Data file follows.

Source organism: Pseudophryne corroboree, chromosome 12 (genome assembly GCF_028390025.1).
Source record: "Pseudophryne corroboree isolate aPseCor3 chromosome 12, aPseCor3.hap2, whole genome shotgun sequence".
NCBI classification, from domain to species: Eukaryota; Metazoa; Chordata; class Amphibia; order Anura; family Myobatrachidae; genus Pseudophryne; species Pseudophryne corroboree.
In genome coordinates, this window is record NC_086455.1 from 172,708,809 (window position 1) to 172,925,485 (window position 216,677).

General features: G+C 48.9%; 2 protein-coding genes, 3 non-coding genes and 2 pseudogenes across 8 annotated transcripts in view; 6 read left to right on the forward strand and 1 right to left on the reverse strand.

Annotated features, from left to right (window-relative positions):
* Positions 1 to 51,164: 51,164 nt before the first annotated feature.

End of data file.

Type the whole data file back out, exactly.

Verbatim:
Source organism: Pseudophryne corroboree, chromosome 12 (genome assembly GCF_028390025.1).
Source record: "Pseudophryne corroboree isolate aPseCor3 chromosome 12, aPseCor3.hap2, whole genome shotgun sequence".
NCBI classification, from domain to species: Eukaryota; Metazoa; Chordata; class Amphibia; order Anura; family Myobatrachidae; genus Pseudophryne; species Pseudophryne corroboree.
In genome coordinates, this window is record NC_086455.1 from 172,708,809 (window position 1) to 172,925,485 (window position 216,677).

General features: G+C 48.9%; 2 protein-coding genes, 3 non-coding genes and 2 pseudogenes across 8 annotated transcripts in view; 6 read left to right on the forward strand and 1 right to left on the reverse strand.

Annotated features, from left to right (window-relative positions):
* Positions 1 to 51,164: 51,164 nt before the first annotated feature.